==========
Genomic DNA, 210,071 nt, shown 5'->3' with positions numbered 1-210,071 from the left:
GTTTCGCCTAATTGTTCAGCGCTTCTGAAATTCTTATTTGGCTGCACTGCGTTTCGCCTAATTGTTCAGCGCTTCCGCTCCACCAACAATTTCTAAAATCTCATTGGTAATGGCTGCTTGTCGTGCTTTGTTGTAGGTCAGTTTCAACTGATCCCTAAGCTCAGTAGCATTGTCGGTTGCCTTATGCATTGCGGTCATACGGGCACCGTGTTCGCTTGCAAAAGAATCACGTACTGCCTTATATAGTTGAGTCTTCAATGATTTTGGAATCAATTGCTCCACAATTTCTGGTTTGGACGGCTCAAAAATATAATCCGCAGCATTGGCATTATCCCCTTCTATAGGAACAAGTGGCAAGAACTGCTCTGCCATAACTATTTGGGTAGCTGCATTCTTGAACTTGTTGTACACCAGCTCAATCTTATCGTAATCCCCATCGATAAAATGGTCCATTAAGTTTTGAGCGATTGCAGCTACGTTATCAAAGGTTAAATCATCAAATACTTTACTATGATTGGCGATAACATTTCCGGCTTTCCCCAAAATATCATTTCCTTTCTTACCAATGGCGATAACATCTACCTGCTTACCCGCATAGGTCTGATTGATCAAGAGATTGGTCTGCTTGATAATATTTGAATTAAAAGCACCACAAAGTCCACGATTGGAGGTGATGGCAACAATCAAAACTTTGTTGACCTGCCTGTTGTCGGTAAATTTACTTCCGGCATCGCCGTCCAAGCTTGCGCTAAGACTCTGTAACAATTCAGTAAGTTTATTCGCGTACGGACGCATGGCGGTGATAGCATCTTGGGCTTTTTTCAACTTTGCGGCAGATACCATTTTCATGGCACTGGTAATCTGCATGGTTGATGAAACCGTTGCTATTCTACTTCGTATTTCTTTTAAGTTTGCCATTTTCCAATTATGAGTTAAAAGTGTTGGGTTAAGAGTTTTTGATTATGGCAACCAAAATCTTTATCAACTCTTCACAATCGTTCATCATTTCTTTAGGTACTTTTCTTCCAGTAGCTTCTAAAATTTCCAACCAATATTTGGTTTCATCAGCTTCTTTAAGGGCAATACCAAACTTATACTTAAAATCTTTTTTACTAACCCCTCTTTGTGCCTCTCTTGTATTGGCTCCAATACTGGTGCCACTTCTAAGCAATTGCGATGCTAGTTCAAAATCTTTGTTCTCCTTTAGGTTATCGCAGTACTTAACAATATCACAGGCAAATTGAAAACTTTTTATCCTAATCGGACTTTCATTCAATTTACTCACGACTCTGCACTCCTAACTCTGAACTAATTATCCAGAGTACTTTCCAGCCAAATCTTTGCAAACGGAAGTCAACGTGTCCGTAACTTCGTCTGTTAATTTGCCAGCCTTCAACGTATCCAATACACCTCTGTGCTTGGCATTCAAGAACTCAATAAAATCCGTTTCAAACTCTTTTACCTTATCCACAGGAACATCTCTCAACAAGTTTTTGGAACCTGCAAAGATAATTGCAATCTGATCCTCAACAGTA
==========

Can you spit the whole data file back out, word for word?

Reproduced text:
Genomic DNA, 210,071 nt, shown 5'->3' with positions numbered 1-210,071 from the left:
GTTTCGCCTAATTGTTCAGCGCTTCTGAAATTCTTATTTGGCTGCACTGCGTTTCGCCTAATTGTTCAGCGCTTCCGCTCCACCAACAATTTCTAAAATCTCATTGGTAATGGCTGCTTGTCGTGCTTTGTTGTAGGTCAGTTTCAACTGATCCCTAAGCTCAGTAGCATTGTCGGTTGCCTTATGCATTGCGGTCATACGGGCACCGTGTTCGCTTGCAAAAGAATCACGTACTGCCTTATATAGTTGAGTCTTCAATGATTTTGGAATCAATTGCTCCACAATTTCTGGTTTGGACGGCTCAAAAATATAATCCGCAGCATTGGCATTATCCCCTTCTATAGGAACAAGTGGCAAGAACTGCTCTGCCATAACTATTTGGGTAGCTGCATTCTTGAACTTGTTGTACACCAGCTCAATCTTATCGTAATCCCCATCGATAAAATGGTCCATTAAGTTTTGAGCGATTGCAGCTACGTTATCAAAGGTTAAATCATCAAATACTTTACTATGATTGGCGATAACATTTCCGGCTTTCCCCAAAATATCATTTCCTTTCTTACCAATGGCGATAACATCTACCTGCTTACCCGCATAGGTCTGATTGATCAAGAGATTGGTCTGCTTGATAATATTTGAATTAAAAGCACCACAAAGTCCACGATTGGAGGTGATGGCAACAATCAAAACTTTGTTGACCTGCCTGTTGTCGGTAAATTTACTTCCGGCATCGCCGTCCAAGCTTGCGCTAAGACTCTGTAACAATTCAGTAAGTTTATTCGCGTACGGACGCATGGCGGTGATAGCATCTTGGGCTTTTTTCAACTTTGCGGCAGATACCATTTTCATGGCACTGGTAATCTGCATGGTTGATGAAACCGTTGCTATTCTACTTCGTATTTCTTTTAAGTTTGCCATTTTCCAATTATGAGTTAAAAGTGTTGGGTTAAGAGTTTTTGATTATGGCAACCAAAATCTTTATCAACTCTTCACAATCGTTCATCATTTCTTTAGGTACTTTTCTTCCAGTAGCTTCTAAAATTTCCAACCAATATTTGGTTTCATCAGCTTCTTTAAGGGCAATACCAAACTTATACTTAAAATCTTTTTTACTAACCCCTCTTTGTGCCTCTCTTGTATTGGCTCCAATACTGGTGCCACTTCTAAGCAATTGCGATGCTAGTTCAAAATCTTTGTTCTCCTTTAGGTTATCGCAGTACTTAACAATATCACAGGCAAATTGAAAACTTTTTATCCTAATCGGACTTTCATTCAATTTACTCACGACTCTGCACTCCTAACTCTGAACTAATTATCCAGAGTACTTTCCAGCCAAATCTTTGCAAACGGAAGTCAACGTGTCCGTAACTTCGTCTGTTAATTTGCCAGCCTTCAACGTATCCAATACACCTCTGTGCTTGGCATTCAAGAACTCAATAAAATCCGTTTCAAACTCTTTTACCTTATCCACAGGAACATCTCTCAACAAGTTTTTGGAACCTGCAAAGATAATTGCAATCTGATCCTCAACAGTA